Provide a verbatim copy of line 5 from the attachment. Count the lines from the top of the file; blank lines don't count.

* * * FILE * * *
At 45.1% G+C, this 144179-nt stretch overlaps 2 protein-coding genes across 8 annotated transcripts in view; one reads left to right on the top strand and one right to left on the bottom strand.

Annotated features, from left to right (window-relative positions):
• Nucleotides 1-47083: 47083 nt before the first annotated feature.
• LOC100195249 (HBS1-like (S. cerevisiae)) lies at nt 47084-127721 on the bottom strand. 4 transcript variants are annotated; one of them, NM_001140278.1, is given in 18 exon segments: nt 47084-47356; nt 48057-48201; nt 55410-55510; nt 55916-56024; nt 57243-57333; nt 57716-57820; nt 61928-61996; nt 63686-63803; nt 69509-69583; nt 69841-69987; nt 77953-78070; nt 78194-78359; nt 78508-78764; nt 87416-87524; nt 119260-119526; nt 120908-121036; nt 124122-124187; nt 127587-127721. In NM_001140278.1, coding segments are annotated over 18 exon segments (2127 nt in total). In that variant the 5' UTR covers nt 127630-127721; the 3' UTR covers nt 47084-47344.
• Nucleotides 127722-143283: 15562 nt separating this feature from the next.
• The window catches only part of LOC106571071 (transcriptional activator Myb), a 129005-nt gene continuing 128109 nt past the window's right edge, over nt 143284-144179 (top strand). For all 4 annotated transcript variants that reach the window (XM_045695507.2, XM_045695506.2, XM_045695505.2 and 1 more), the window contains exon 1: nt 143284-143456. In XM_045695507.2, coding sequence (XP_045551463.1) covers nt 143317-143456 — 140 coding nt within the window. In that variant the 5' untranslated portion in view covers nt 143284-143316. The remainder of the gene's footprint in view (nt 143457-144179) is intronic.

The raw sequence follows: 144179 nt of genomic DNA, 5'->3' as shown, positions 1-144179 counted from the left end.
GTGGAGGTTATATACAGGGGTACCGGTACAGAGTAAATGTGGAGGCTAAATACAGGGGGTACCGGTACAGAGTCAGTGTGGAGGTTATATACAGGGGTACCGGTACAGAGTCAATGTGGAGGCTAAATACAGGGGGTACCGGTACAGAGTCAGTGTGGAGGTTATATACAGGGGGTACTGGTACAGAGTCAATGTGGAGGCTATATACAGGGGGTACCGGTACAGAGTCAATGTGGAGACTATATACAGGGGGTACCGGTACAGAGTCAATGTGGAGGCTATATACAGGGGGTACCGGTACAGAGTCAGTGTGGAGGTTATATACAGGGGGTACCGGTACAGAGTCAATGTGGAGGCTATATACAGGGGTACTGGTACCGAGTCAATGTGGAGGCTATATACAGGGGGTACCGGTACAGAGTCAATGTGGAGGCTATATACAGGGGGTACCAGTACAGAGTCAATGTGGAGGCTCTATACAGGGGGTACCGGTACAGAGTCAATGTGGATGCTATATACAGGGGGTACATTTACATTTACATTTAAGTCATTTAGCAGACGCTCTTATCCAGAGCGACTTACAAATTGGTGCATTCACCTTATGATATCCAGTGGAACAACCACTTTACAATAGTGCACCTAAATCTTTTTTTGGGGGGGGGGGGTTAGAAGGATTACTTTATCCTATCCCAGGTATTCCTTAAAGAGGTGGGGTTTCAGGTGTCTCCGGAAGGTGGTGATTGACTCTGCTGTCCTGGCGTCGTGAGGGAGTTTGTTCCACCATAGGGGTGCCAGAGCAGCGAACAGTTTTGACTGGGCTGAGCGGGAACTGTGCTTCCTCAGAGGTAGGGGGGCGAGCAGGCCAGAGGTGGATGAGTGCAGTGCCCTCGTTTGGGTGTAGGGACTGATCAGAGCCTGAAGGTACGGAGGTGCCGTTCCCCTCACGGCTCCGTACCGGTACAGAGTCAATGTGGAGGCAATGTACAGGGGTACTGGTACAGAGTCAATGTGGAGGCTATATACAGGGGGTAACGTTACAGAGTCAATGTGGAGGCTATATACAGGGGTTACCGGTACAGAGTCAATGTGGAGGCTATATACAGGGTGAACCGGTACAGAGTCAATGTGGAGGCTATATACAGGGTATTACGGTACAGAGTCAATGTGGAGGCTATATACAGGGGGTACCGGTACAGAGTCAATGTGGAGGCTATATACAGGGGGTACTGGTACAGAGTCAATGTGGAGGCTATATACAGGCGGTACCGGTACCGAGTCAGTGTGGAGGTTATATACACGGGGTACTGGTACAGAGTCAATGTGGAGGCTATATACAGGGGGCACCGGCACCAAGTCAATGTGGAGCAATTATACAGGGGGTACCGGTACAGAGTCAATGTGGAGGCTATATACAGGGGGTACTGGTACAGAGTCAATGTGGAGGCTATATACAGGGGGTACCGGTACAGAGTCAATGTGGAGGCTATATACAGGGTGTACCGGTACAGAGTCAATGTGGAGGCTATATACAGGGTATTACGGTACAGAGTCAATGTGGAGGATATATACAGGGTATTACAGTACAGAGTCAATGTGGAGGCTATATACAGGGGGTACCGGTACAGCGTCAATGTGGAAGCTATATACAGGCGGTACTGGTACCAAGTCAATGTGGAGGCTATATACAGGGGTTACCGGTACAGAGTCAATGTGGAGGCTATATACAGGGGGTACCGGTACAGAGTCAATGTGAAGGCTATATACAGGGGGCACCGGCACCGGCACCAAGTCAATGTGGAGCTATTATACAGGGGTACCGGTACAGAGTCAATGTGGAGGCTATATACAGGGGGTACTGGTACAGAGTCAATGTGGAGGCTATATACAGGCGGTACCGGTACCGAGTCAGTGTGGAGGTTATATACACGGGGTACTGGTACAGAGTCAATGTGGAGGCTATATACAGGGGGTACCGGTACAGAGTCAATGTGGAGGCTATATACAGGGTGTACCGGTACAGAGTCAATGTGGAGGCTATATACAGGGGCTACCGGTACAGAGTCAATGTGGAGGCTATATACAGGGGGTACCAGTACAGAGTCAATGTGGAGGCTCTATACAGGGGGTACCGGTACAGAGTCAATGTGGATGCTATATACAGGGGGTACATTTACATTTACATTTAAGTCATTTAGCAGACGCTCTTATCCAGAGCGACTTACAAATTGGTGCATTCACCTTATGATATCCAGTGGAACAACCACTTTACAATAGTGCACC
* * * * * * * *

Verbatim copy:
• Nucleotides 127722-143283: 15562 nt separating this feature from the next.